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sep:research:theses:sep146 [2012/01/05 14:49]
gayeni created
sep:research:theses:sep146 [2015/05/27 02:06] (current)
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//by [[http://sepwww.stanford.edu/sep/gayeni|Gboyega Ayeni]]// //by [[http://sepwww.stanford.edu/sep/gayeni|Gboyega Ayeni]]//
-Thesis ([[http://sepwww.stanford.edu/data/media/public/docs/sep146/sep146.pdf|PDF]])+Full thesis ([[http://sepwww.stanford.edu/data/media/public/docs/sep146/sep146.pdf|PDF]])
-  * Chapter 1: Introduction +  * Chapter 1: [[http://sepwww.stanford.edu/data/media/public/docs/sep146/chap1.pdf|Introduction]]
-  * Chapter 2: Time-lapse cross-equalization +  * Chapter 2: [[http://sepwww.stanford.edu/data/media/public/docs/sep146/chap2.pdf|Time-lapse cross-equalization]]
-  * Chapter 3: Joint least-squares migration/inversion: theory +  * Chapter 3: [[http://sepwww.stanford.edu/data/media/public/docs/sep146/chap3.pdf|Joint least-squares migration/inversion: theory]]
-  * Chapter 4: Synthetic examples +  * Chapter 4: [[http://sepwww.stanford.edu/data/media/public/docs/sep146/chap4.pdf|Synthetic examples]]
-  * Chapter 5: 2D field data application  +  * Chapter 5: [[http://sepwww.stanford.edu/data/media/public/docs/sep146/chap5.pdf|2D field data application]]
-  * Chapter 6: 3D field data application  +  * Chapter 6: [[http://sepwww.stanford.edu/data/media/public/docs/sep146/chap6.pdf|3D field data application]]
-  * Chapter 7: Conclusions +  * Chapter 7: [[http://sepwww.stanford.edu/data/media/public/docs/sep146/chap7.pdf|Conclusions]]
-  * Appendix A:  +  * [[http://sepwww.stanford.edu/data/media/public/docs/sep146/sep146.pdf|Appendices]]
-  * Appendix B: +
**Abstract** **Abstract**
+This dissertation presents methods that overcome some limitations in the application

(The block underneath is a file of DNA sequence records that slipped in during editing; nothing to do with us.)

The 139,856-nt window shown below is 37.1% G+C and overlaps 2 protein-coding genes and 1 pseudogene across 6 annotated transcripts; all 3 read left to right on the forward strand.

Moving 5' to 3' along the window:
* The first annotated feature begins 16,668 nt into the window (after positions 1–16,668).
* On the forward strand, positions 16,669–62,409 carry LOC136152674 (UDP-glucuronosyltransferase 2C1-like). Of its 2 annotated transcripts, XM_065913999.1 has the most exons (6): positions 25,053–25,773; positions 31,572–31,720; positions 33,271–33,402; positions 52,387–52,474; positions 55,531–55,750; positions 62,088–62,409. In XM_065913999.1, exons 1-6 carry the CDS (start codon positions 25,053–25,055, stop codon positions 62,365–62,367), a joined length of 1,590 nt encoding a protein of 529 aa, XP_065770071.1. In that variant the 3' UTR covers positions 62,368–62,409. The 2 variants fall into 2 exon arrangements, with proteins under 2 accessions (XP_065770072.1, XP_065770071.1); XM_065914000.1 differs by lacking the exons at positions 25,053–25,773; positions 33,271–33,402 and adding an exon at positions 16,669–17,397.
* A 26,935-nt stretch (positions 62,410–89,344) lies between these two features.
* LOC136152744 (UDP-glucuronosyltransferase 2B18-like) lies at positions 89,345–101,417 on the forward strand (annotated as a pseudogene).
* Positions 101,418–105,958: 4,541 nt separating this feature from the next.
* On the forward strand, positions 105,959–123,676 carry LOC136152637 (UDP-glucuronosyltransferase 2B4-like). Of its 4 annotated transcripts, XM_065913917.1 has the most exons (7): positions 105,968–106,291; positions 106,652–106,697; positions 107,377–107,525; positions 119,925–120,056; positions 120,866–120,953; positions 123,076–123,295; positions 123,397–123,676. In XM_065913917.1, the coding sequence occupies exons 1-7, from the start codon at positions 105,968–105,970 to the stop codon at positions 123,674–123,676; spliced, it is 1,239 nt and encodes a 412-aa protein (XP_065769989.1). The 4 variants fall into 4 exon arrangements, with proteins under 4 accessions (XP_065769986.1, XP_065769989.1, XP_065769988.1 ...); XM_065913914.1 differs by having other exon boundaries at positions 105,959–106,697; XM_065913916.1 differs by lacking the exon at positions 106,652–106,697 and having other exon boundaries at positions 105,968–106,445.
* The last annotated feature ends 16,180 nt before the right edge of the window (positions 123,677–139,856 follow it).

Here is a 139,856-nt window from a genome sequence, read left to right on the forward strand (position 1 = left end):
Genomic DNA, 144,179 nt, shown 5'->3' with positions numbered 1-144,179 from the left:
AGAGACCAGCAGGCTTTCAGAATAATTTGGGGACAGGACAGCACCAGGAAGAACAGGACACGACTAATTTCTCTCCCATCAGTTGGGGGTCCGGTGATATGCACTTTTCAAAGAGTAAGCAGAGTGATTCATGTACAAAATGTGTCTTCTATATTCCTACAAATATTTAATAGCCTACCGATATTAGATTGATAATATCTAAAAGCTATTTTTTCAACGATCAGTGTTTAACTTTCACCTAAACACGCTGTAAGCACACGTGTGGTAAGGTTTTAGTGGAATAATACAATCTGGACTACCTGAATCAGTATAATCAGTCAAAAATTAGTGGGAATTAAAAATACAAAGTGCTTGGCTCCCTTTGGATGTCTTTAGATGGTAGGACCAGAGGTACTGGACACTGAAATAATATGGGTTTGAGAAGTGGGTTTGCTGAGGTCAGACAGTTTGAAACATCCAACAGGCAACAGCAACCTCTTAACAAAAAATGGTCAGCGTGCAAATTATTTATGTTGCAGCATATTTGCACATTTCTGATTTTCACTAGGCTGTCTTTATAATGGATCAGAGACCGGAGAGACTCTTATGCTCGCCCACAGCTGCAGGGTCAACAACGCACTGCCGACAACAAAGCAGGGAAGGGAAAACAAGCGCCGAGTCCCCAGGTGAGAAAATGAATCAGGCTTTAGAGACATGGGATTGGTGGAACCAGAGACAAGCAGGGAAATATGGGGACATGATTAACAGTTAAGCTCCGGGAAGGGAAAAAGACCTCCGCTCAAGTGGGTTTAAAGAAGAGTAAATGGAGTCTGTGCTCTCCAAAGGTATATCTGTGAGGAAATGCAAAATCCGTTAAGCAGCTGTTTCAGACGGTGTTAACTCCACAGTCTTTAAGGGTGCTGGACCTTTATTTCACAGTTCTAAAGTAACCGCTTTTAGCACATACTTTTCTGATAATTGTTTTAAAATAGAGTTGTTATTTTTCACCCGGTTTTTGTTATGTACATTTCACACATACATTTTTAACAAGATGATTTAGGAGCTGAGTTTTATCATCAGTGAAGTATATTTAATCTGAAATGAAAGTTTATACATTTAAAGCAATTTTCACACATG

+of time-lapse seismic imaging to subsurface reservoir monitoring. These methods
+attenuate artifacts and distortions in time-lapse seismic images that are caused by
+differences in survey acquisition geometries, presence of obstructions, complex overburden
+and man-made noise. Unless these artifacts are attenuated, it is impossible
+to make reliable deductions about changes in subsurface reservoir properties from
+time-lapse seismic images.
+Improvements to two conventional post-imaging seismic cross-equalization methods
+are considered. Multidimensional warping of baseline and monitor images is implemented
+as sequential one-dimensional cross-correlations and interpolations. This
+method avoids the cost of full three-dimensional warping, and it avoids errors caused
+by considering only vertical apparent displacements between images. After warping,
+matched filters are derived using optimal parameters derived using an Evolutionary
+Programming algorithm. Applications to four North Sea data sets show that a
+combination of these two methods provides an efficient and robust cross-equalization
+scheme. Importantly, the warping method is a key preprocessing tool for linearized
+joint inversion.
+Linearized joint inversion of time-lapse data sets is an extension of least-squares
+migration/inversion of seismic data sets. Linearized inversion improves both structural
+and amplitude information in seismic images. Joint inversion allows incorporation
+spatial and temporal regularizations/constraints, which stabilize the inversion
+and ensure that results are geologically plausible. Implementations of regularized
+joint inversion in both the data-domain and image-domain are considered. Joint
+data-domain inversion minimizes a global least-squares objective function, whereas
+joint image-domain inversion utilizes combinations of target-oriented approximations
+of the Hessian of the least-squares objective function. Applications to synthetic data
+sets show that, compared to migration or separate inversion, linearized joint inversion
+provides time-lapse seismic images that are less sensitive to geometry differences
+between surveys and to the overburden complexity. An important advantage of an
+image-domain inversion is that it can be solved efficiently for a small target around
+the reservoir.
+
+Joint image-domain inversion requires careful preprocessing to ensure that the
+data contain only primary reflections, and that the migrated images from different
+vintages are aligned. The importances of various preprocessing steps are demonstrated
+using two-dimensional time-lapse data subsets from the Norne field. Applications
+of regularized image-domain joint inversion to the Valhall Life-of-Field Seismic
+(LoFS) data sets show that it provides improved time-lapse images compared to
+migration. These applications show that regularized joint image-domain inversion
+attenuates obstruction artifacts in time-lapse seismic images and that it can be used
+to image several data sets simultaneously. Furthermore, because it is computationally
+efficient, joint image-domain inversion can be repeated quickly using various a priori
+information.